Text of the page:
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10 Questions to Ask Before Hiring a Caregiver or Home Care Agency!



In a recent study, it was shown that:


  • Only 55 percent of the Home Care Agencies did a federal background check. 
  • Only one-third of the agencies test for caregiver skill competency.
  • Supervision ranged from non to weekly, and included home visits, telephone calls, and caregivers visiting the office.

By being an educated consumer, you can find a qualified, reputable agency that employees caregivers who will care for your parent with compassion and skill. 

 Here are ten questions to ask before you hire a caregiver.


  1. Go through a well known agency.  This doesn't necessarily mean a large franchise, but get references before choosing.
  2. What recruiting methods do they use? How are they finding job candidates? Newspaper ads? Staff agencies? Craigslist?
  3. What are their hiring requirements for prospective employees?
  4. What screenings are preformed on caregivers before they are hired? Criminal background checks-federal or state?
  5. How does the agency assess what the caregiver is capable of doing?
  6. Does the agency train caregivers? What does the training entail? Are they knowledgeable about elderly health conditions?
  7. Are the caregivers insured and bonded through the agency?
  8. IS the agency diligent about sending the same caregiver to their home, rather than a revolving door of strangers who parents don’t know or trust?
  9. If you are not satisfied with a particular caregiver, will the agency provide a different person?
  10. Does the agency provide a supervisor to evaluate the quality of home care on a regular basis?  How frequently?

These ten questions will provide you with a great start to getting into the type of care and response that you will receive with the agency that you are questioning. 

Memory Loss... Is it normal, or the beginnings of Alzheimer's?


As people age, it's normal to have occasional memory problems, such as forgetting the name of a person you've recently met. However, Alzheimer's is more than occasional memory loss. It's a disease that causes brain cells to malfunction and ultimately die. When this happens, an individual may forget the name of a longtime friend, or what roads to take to return to a home they've lived in for decades.

It can be difficult to tell normal memory problems from memory problems that should be a cause for concern. The Alzheimer's Association has developed information to help you tell the difference. If you or a loved one has memory problems or other problems with thinking and learning that concern you, contact a physician. Sometimes the problems are caused by medication side effects, vitamin deficiencies or other conditions and can be reversed with treatment. The memory and thinking problems may also be caused by another type of dementia.


We are all forgetful from time to time. Given the growing attention to Alzheimer's in the news these days, many of us, especially senior citizens, have a nagging worry about it. Could it be happening to us? Could we be getting Alzheimer's?

Here are the most often cited list of signs of Alzheimer's Disease as posted from the Alzheimer's Association:

1. Memory loss that disrupts daily life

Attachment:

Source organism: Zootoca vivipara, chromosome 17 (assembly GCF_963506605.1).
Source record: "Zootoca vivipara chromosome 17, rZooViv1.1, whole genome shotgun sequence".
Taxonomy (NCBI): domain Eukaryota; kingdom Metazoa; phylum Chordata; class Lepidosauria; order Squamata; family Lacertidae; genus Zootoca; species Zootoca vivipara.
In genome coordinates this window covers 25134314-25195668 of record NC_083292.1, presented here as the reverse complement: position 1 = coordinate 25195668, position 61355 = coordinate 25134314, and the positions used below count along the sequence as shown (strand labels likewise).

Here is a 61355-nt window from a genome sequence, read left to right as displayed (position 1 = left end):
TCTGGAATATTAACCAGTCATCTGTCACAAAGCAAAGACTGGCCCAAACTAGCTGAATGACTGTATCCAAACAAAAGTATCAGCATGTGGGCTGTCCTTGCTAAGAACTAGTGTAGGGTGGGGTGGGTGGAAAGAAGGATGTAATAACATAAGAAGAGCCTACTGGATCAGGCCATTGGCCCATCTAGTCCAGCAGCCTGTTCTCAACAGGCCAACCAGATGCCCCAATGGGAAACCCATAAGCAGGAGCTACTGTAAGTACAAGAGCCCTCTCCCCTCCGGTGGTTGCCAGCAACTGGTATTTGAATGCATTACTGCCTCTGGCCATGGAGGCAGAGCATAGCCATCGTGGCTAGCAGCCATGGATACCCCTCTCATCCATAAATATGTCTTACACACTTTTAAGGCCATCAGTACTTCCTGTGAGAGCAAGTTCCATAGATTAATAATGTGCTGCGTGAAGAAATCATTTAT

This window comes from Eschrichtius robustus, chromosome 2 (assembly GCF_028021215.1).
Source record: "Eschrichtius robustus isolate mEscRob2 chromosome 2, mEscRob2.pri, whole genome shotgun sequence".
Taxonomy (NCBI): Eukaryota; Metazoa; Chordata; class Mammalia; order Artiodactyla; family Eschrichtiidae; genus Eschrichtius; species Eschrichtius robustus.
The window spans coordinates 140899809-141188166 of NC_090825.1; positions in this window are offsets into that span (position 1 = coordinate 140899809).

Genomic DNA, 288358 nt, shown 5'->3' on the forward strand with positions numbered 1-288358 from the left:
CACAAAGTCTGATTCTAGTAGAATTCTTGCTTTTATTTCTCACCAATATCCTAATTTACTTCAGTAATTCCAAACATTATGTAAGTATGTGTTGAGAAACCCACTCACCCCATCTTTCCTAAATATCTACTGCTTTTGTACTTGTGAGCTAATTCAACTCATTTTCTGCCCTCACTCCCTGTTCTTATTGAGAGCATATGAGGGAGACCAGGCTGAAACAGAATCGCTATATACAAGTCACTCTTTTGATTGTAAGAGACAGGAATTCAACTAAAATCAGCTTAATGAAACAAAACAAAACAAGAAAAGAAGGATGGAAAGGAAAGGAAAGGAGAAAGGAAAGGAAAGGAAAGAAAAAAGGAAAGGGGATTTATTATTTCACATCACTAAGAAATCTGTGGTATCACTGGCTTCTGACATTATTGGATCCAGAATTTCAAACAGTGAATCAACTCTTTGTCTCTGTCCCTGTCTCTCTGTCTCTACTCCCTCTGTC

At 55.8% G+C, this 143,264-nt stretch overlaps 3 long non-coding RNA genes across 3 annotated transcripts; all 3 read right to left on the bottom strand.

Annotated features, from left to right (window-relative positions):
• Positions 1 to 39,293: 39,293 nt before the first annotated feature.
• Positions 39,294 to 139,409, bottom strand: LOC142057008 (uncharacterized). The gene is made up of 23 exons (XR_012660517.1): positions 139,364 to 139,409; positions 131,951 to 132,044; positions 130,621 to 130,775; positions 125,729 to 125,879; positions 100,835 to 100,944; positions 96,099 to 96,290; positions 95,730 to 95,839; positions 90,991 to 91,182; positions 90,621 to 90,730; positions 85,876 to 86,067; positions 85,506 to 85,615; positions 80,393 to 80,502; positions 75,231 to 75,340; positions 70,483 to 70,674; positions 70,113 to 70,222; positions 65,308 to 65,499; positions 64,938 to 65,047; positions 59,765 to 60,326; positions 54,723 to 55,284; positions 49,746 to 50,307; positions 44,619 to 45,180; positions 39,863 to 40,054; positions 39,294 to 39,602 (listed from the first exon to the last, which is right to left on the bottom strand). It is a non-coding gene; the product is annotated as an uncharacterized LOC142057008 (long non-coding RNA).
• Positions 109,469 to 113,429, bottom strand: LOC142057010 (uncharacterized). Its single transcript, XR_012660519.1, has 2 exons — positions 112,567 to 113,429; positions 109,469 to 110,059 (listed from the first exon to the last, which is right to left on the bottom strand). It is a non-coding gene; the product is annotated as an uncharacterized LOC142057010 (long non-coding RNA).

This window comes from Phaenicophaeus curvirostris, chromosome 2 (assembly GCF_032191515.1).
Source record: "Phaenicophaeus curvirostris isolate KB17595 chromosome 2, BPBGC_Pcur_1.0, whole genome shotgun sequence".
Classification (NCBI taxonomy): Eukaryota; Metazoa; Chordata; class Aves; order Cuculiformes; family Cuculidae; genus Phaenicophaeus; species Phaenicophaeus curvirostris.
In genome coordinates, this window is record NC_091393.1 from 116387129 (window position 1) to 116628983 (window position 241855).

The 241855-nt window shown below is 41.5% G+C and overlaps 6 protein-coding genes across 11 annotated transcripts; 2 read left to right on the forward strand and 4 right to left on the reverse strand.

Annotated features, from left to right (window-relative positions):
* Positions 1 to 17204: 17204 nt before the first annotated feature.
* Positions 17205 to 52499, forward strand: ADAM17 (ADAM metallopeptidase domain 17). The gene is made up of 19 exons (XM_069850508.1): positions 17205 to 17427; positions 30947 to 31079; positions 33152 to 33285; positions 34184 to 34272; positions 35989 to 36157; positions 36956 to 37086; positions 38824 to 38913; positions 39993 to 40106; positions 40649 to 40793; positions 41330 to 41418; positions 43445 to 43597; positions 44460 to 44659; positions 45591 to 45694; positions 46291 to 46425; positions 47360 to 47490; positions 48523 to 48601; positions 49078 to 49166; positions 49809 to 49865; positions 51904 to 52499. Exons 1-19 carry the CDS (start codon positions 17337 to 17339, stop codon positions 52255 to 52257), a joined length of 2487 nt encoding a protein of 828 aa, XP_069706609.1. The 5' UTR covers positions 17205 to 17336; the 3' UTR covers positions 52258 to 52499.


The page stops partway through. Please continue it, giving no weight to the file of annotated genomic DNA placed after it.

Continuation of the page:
2. Challenges in planning or solving problems
3. Difficulty completing familiar tasks
4. Confusion with time or place
5. Trouble understanding visual images and spatial relationships
6. New problems with words in speaking or writing
7. Misplacing things and losing the ability to retrace steps
8. Decreased or poor judgment
9. Withdrawal from work or social activities
10. Changes in mood and personality

In reading this list, you should consider a couple of things. 

First is that the severity and frequency of a given symptom is important. For example, if a person is an accountant and becomes completely unable to balance the checkbook this may be reason for concern. But occasionally making an error while working on the checkbook is probably not something you should worry about. The second thing is that, as mentioned above, the symptoms of Alzheimer's typically disrupt daily life while signs of normal aging usually do not.


With normal aging, we may forget where we parked at the mall, but with Alzheimer's we may forget how we got to the mall. Forgetting the names of people you rarely see can be normal, while forgetting the names of people close to you can be an early sign of Alzheimer's.
Misplacing things from time to time may be normal. But putting things in very unusual places and accusing others of stealing them could be of concern. I give the following example: If you put your glasses in a desk drawer when you normally put them on the top of the desk, that's one thing. But putting them in the freezer or on a high shelf in the garage or in a suitcase kept in the basement is another altogether.

Here are two circumstances that you might experience that may lead you to contact your doctor. First, if you are experiencing the type of memory issues indicated above as possible signs of Alzheimer's, it would be a good idea to write examples down and take it to a neurologist or family physician. Second, even if you aren't having such memory problems, but you're still overly worried about your memory, it might be worth a trip to the doctor. In the very least, it will ease your mind of worries that may turn out to be nothing!




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